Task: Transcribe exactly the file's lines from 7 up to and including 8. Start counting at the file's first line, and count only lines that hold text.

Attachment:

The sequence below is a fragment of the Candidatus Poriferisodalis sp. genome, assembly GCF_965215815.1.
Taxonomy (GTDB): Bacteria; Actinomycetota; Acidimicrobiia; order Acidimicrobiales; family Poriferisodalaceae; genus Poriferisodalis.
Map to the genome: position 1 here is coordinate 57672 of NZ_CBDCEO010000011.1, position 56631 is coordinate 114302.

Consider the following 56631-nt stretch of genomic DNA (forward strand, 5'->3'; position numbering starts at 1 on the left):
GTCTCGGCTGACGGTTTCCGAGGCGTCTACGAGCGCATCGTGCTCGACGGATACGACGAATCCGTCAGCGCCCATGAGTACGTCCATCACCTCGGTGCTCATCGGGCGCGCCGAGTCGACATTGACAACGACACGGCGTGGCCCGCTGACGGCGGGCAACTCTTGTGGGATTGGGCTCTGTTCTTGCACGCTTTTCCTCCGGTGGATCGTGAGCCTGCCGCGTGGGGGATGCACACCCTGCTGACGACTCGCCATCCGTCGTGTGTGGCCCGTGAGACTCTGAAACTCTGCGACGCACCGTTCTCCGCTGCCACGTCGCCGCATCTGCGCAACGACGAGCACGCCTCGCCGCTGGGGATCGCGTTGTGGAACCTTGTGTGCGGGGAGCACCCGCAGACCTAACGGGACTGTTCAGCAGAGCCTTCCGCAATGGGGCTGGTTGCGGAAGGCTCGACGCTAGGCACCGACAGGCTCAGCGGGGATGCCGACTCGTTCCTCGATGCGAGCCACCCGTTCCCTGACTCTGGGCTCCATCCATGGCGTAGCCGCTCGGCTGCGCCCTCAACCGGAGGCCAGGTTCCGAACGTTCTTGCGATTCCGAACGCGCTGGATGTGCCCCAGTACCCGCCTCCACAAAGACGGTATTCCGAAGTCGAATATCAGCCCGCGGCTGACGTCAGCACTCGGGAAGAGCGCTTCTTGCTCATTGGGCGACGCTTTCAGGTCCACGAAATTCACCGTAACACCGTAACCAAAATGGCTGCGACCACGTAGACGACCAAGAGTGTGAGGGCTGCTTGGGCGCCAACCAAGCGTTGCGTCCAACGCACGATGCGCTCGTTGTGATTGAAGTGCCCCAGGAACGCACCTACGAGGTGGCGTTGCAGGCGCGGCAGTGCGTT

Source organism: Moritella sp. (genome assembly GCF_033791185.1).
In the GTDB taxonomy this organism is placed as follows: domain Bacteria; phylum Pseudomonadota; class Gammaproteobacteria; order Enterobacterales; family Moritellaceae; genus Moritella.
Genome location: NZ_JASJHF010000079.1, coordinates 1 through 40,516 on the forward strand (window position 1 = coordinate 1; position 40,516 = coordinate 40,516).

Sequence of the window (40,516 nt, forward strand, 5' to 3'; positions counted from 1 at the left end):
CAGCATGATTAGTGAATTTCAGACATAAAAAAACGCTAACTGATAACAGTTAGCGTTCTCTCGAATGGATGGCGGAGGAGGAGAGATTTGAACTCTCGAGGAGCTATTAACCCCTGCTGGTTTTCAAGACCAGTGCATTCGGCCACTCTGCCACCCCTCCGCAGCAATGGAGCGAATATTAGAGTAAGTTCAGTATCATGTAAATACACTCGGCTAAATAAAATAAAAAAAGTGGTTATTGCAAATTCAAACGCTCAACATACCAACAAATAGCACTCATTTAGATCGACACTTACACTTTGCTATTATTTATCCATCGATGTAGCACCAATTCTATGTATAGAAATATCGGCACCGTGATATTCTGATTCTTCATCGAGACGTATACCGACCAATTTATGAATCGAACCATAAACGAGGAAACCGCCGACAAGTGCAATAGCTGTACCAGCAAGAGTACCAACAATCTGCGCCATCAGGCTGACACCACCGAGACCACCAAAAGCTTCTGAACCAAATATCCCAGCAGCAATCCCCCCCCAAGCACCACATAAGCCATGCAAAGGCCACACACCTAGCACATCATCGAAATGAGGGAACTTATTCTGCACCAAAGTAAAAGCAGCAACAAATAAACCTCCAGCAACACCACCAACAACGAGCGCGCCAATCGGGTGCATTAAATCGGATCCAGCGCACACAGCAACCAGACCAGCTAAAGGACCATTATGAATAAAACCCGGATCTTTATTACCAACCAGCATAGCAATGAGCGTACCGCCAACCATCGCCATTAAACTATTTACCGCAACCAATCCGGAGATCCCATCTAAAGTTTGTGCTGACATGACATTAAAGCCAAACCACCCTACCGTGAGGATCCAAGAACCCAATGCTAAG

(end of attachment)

In the GTDB taxonomy this organism is placed as follows: domain Bacteria; phylum Pseudomonadota; class Gammaproteobacteria; order Enterobacterales; family Moritellaceae; genus Moritella.
Genome location: NZ_JASJHF010000079.1, coordinates 1 through 40,516 on the forward strand (window position 1 = coordinate 1; position 40,516 = coordinate 40,516).